Blog of the Week:
New York via Iran
Six months after her mother died, Azita started blogging as a tribute to her mother’s culinary capabilities and knowledge of Persian cooking. Through writing the blog, Azita has become a passionate and enthusiastic cook. She no longer thinks just about preparing meals for her family, but is now curious about food and nutrition. Her new-found enthusiasm and curiosity are reflected in her engaging writing and interesting recipes.
Kookoo Sabzi with Walnuts and Barberries – Azita says Iranians make Kookoo Sabzi for Nowruz, the Persian New Year, which is celebrated on the vernal equinox (in Alaska that occurred on March 20, 2011 at 3:21 pm). Kookoo Sabzi is a Persian frittata stuffed full of fresh herbs. Last year, Azita posted her mother’s traditional Kookoo Sabzi recipe. This month, she posted her own version which includes walnuts, for nutty flavor and crunch, and barberries, for a refreshing sour zing characteristic of Iranian cooking (Azita says dried cranberries can substitute for barberries). UPDATE: For this year’s Persian New Year, I tried Azita’s version of Kookoo Sabzi (it was wonderful), and wrote all about it here.
Pomegranate Walnut & Chicken Stew (Khoresh Fesenjoon)
Date & Egg Omelet (Omelete Khorma & Tokhm Morgh)
Chicken with Green Beans and Carrots (Khorak-e Morgh)
Persian Jeweled Rice (Javaher Polow)
“Molla Nasr al-din [was] a satirical wise man who lived during the Middle Ages. His anecdotal stories are well known in Iran and many of the neighboring countries in the region. Here’s [one story]: Molla was invited to the house of a nobleman in his town. He chose to wear his warm, comfortable and shabby clothes. When he arrived at the door, the doorman quickly turned him back for he did not look prim and proper enough. Molla goes home and puts his best garment on with silver trimmings around his high fancy collar and his long sleeves. He combed his hair and put on some perfume and headed to the dinner party. When he arrived, he was well received and was offered the seat at the top of the sofreh (table cloth). To everyone’s dismay, Molla scooped some soup out and poured it all over his jacket. Then he placed some rice in his pocket and topped it with some lamb stew. As he was stuffing food in his sleeves he was stopped by the nobleman who demanded an explanation for Molla’s mad behavior. Molla responded, ‘When I came in the first time, with my comfortable home clothes, you didn’t let me in the house. Now that I put on this fancy jacket I am suddenly treated with respect. Since these are the clothes that get recognized I might as well feed the food to the jacket!’” From Jeweled Persian Rice – Javaher Polow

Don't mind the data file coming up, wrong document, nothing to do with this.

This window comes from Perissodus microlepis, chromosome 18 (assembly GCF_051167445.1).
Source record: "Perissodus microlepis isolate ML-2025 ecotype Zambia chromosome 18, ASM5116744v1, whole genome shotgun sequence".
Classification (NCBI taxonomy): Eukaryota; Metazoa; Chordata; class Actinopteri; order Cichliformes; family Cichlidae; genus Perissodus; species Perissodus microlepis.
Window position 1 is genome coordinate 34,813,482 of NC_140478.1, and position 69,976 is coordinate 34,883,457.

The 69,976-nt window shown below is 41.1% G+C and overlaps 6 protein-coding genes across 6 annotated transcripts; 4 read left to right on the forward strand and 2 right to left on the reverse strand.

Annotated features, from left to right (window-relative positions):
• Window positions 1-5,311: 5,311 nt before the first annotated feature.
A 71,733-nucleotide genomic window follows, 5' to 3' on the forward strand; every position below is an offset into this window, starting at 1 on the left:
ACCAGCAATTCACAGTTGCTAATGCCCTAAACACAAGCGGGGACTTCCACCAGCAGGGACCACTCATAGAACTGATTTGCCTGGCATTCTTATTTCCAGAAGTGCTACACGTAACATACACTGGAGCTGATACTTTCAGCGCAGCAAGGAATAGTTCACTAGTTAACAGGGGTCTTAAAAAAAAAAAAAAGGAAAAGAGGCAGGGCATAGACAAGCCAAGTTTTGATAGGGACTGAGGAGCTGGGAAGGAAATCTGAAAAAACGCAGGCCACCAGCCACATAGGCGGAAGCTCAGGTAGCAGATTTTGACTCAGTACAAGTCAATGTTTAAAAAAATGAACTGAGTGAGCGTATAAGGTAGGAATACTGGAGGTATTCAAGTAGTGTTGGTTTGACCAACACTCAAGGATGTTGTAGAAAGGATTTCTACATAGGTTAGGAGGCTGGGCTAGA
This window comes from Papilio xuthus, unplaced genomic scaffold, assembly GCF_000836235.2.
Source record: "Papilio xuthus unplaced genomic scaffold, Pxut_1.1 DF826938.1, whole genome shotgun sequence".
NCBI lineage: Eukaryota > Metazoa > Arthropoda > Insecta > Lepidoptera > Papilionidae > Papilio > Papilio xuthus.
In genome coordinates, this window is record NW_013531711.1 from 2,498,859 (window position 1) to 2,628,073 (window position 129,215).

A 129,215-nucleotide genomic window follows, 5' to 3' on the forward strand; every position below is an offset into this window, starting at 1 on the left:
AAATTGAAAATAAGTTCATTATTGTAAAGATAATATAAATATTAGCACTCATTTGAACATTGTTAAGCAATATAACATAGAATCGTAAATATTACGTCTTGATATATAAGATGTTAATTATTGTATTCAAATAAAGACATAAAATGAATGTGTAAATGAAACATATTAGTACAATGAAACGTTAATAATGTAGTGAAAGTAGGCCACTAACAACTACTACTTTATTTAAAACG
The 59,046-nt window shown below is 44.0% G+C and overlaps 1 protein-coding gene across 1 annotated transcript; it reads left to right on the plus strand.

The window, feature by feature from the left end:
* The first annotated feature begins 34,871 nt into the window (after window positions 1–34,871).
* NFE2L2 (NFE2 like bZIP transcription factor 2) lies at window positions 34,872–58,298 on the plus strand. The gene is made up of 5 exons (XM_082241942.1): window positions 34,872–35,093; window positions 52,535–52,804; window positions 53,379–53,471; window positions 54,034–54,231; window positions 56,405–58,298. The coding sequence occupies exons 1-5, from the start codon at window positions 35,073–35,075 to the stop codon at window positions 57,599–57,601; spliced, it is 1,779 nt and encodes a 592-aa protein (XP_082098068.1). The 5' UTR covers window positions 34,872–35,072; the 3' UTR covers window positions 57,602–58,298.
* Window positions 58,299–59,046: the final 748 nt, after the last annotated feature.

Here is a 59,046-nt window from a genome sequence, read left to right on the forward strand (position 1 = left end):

“Naan Berenji [cookies] is one of my favorite Persian sweets which is traditionally made for Nowruz (Persian New Year). … I don’t know if I’ll ever get to make these cookies taste and smell like how they tasted and smelled the first time I ate them when I visited the city of Kermanshah with my family years ago. I remember our summer trip to that region vividly. I recall the day that we approached the Bisotoon mountain area as the sun was setting and my father was exhausted from driving for such a long time. We stopped by a ghaveh-khaneh (coffee shop), a rest area in the middle of nowhere. My father inquired about the nearest hotels or anywhere that we could spend the night and get some rest. But the given address seemed too far to get to so the owner offered us the roof top of the ghahveh-khaneh and that’s where we spent the night. The memory of us six kids going up an old and flimsy ladder one by one, laying down on just a blanket with no pillows or any sheets, staring at the sky, the moon and stars until I fell asleep is still etched in my mind. Not to mention, glancing at the nearby Bisotoon, which seemed so close towering over our heads as if it was going to fall down on us at any moment!” From Naan Berenji – Persian Rice Flour Cookies
Blog of the Week is a series, published weekly, that highlights and introduces interesting food and cooking blogs. In alternating weeks, Blog of the Week will focus on Alaska food blogs and Mediterranean food blogs. To submit nominations for future Blogs of the Week, please use the contact me form.